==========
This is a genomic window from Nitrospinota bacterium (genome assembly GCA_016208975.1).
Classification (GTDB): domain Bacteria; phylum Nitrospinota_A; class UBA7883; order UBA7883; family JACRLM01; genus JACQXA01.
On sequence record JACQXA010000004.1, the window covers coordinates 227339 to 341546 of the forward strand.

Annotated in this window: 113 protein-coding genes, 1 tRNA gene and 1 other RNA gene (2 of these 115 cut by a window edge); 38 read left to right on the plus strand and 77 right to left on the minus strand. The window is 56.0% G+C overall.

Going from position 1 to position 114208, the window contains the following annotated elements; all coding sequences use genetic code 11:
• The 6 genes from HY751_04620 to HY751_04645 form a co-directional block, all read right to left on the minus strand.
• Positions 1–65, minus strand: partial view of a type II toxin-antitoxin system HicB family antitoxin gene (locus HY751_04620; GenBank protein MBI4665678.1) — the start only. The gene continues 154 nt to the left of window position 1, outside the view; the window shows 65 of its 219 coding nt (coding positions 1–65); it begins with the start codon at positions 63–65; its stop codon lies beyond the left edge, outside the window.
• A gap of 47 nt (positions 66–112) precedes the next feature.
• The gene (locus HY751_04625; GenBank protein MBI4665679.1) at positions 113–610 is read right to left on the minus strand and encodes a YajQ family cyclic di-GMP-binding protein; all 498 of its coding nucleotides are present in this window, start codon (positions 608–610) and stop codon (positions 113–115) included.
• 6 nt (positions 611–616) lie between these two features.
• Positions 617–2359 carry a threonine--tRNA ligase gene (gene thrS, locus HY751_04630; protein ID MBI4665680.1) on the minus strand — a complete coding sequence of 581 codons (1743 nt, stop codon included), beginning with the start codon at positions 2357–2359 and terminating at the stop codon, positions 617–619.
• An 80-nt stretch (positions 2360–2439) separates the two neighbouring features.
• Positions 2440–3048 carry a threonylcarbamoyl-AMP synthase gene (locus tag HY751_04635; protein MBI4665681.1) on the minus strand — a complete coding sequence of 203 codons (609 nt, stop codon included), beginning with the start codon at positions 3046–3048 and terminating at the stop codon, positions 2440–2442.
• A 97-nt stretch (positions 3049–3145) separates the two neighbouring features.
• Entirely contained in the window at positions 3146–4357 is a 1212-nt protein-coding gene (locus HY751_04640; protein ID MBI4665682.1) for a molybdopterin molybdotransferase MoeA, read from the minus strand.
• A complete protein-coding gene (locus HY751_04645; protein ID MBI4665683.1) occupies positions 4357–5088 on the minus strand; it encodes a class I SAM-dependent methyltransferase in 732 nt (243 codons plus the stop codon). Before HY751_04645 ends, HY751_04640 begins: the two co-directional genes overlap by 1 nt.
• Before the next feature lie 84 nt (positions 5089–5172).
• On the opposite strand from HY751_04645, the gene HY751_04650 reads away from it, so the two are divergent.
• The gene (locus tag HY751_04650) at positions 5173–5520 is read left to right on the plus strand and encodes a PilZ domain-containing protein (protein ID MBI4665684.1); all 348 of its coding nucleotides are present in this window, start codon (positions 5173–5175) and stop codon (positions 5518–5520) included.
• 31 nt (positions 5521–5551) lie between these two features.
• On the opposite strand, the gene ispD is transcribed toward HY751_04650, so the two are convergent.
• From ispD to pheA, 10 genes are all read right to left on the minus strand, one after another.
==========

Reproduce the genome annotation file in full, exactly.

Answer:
This is a genomic window from Nitrospinota bacterium (genome assembly GCA_016208975.1).
Classification (GTDB): domain Bacteria; phylum Nitrospinota_A; class UBA7883; order UBA7883; family JACRLM01; genus JACQXA01.
On sequence record JACQXA010000004.1, the window covers coordinates 227339 to 341546 of the forward strand.

Annotated in this window: 113 protein-coding genes, 1 tRNA gene and 1 other RNA gene (2 of these 115 cut by a window edge); 38 read left to right on the plus strand and 77 right to left on the minus strand. The window is 56.0% G+C overall.

Going from position 1 to position 114208, the window contains the following annotated elements; all coding sequences use genetic code 11:
• The 6 genes from HY751_04620 to HY751_04645 form a co-directional block, all read right to left on the minus strand.
• Positions 1–65, minus strand: partial view of a type II toxin-antitoxin system HicB family antitoxin gene (locus HY751_04620; GenBank protein MBI4665678.1) — the start only. The gene continues 154 nt to the left of window position 1, outside the view; the window shows 65 of its 219 coding nt (coding positions 1–65); it begins with the start codon at positions 63–65; its stop codon lies beyond the left edge, outside the window.
• A gap of 47 nt (positions 66–112) precedes the next feature.
• The gene (locus HY751_04625; GenBank protein MBI4665679.1) at positions 113–610 is read right to left on the minus strand and encodes a YajQ family cyclic di-GMP-binding protein; all 498 of its coding nucleotides are present in this window, start codon (positions 608–610) and stop codon (positions 113–115) included.
• 6 nt (positions 611–616) lie between these two features.
• Positions 617–2359 carry a threonine--tRNA ligase gene (gene thrS, locus HY751_04630; protein ID MBI4665680.1) on the minus strand — a complete coding sequence of 581 codons (1743 nt, stop codon included), beginning with the start codon at positions 2357–2359 and terminating at the stop codon, positions 617–619.
• An 80-nt stretch (positions 2360–2439) separates the two neighbouring features.
• Positions 2440–3048 carry a threonylcarbamoyl-AMP synthase gene (locus tag HY751_04635; protein MBI4665681.1) on the minus strand — a complete coding sequence of 203 codons (609 nt, stop codon included), beginning with the start codon at positions 3046–3048 and terminating at the stop codon, positions 2440–2442.
• A 97-nt stretch (positions 3049–3145) separates the two neighbouring features.
• Entirely contained in the window at positions 3146–4357 is a 1212-nt protein-coding gene (locus HY751_04640; protein ID MBI4665682.1) for a molybdopterin molybdotransferase MoeA, read from the minus strand.
• A complete protein-coding gene (locus HY751_04645; protein ID MBI4665683.1) occupies positions 4357–5088 on the minus strand; it encodes a class I SAM-dependent methyltransferase in 732 nt (243 codons plus the stop codon). Before HY751_04645 ends, HY751_04640 begins: the two co-directional genes overlap by 1 nt.
• Before the next feature lie 84 nt (positions 5089–5172).
• On the opposite strand from HY751_04645, the gene HY751_04650 reads away from it, so the two are divergent.
• The gene (locus tag HY751_04650) at positions 5173–5520 is read left to right on the plus strand and encodes a PilZ domain-containing protein (protein ID MBI4665684.1); all 348 of its coding nucleotides are present in this window, start codon (positions 5173–5175) and stop codon (positions 5518–5520) included.
• 31 nt (positions 5521–5551) lie between these two features.
• On the opposite strand, the gene ispD is transcribed toward HY751_04650, so the two are convergent.
• From ispD to pheA, 10 genes are all read right to left on the minus strand, one after another.